It takes decades of intentional saving and careful planning to fund a comfortable retirement. You and your spouse may have spent decades during your marriage slowly accruing retirement savings. The money you have set aside might be in an employer-sponsored retirement account or an account you hold separately.
Those savings may be among your most valuable assets, other than a business owned by the family and real estate holdings. Especially for those acclimated to a comfortable standard of living, there may be concerns when considering divorce that the expenses involved and a division of marital property will mean that neither spouse can retire.
What happens to your retirement savings in a Texas divorce?
Unless you have an agreement, community property laws apply
Some spouses have marital agreements discussing how they will split their property in the event of a divorce. Retirement accounts are among the assets that people frequently try to protect with prenuptial agreements.
If you don’t already have a contract with your spouse that discusses your retirement savings, then you either need to divide them yourself or go to court. In court proceedings, community property laws would apply. You can expect that whatever you saved for retirement during your marriage will be subject to division. Even if the retirement savings are in employment benefits, they are part of your community property, and you will have to split those retirement savings.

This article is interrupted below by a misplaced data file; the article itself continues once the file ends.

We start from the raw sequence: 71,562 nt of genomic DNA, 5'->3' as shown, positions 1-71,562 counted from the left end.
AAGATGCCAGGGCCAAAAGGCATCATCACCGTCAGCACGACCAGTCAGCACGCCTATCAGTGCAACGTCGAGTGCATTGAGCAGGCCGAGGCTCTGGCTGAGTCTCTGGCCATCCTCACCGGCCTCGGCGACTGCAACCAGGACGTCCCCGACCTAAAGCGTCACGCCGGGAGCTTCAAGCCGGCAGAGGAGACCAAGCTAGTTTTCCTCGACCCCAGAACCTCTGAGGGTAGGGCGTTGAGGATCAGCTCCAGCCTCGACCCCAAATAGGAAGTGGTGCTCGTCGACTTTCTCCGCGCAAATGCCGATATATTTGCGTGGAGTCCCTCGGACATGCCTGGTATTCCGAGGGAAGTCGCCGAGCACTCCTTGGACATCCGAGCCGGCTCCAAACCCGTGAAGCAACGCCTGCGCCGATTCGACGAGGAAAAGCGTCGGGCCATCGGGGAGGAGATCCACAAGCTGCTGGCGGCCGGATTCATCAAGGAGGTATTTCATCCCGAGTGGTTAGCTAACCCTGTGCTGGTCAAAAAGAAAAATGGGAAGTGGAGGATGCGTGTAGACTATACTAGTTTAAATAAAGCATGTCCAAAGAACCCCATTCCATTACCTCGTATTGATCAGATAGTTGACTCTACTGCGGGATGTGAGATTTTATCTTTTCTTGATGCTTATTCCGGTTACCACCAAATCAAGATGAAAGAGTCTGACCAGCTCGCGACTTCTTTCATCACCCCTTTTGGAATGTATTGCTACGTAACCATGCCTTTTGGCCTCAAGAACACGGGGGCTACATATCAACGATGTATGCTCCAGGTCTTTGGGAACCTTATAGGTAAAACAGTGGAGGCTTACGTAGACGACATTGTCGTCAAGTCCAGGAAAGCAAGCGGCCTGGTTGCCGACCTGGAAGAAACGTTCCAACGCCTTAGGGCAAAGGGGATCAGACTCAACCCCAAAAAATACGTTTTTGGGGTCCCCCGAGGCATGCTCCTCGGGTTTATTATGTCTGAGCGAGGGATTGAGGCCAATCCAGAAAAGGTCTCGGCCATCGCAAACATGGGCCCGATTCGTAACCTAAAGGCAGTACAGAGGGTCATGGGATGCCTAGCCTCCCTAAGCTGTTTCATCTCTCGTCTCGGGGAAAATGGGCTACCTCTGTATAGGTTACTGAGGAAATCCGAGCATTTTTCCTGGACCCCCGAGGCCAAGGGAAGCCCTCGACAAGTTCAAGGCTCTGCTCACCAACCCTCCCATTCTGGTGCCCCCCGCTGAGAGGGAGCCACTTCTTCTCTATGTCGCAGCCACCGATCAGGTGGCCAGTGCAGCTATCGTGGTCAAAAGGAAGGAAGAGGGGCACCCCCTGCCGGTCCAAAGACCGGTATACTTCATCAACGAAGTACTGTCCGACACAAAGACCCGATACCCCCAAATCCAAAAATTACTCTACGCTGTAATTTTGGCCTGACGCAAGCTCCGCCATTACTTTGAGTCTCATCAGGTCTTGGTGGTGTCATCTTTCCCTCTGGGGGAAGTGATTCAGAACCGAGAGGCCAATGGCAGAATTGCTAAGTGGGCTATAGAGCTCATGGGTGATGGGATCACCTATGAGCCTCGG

While you might reduce the account due to community property rules, you at least won’t have to worry about losing more to penalties and taxes, as a properly executed qualified domestic relations order (QDRO) can help you split the account without penalties.
You can still retire if you adjust your plans
Dividing your retirement account doesn’t innately mean that you will be unable to retire. It just means that you may have to make some changes to your plans. Working for a few more years, reducing your expenses by living with family and looking into ways to develop passive income streams during retirement are all ways for you to recoup the savings lost in a Texas divorce.
Considering the long-term impact of a high-asset divorce to help you plan for a comfortable future after the end of your marriage.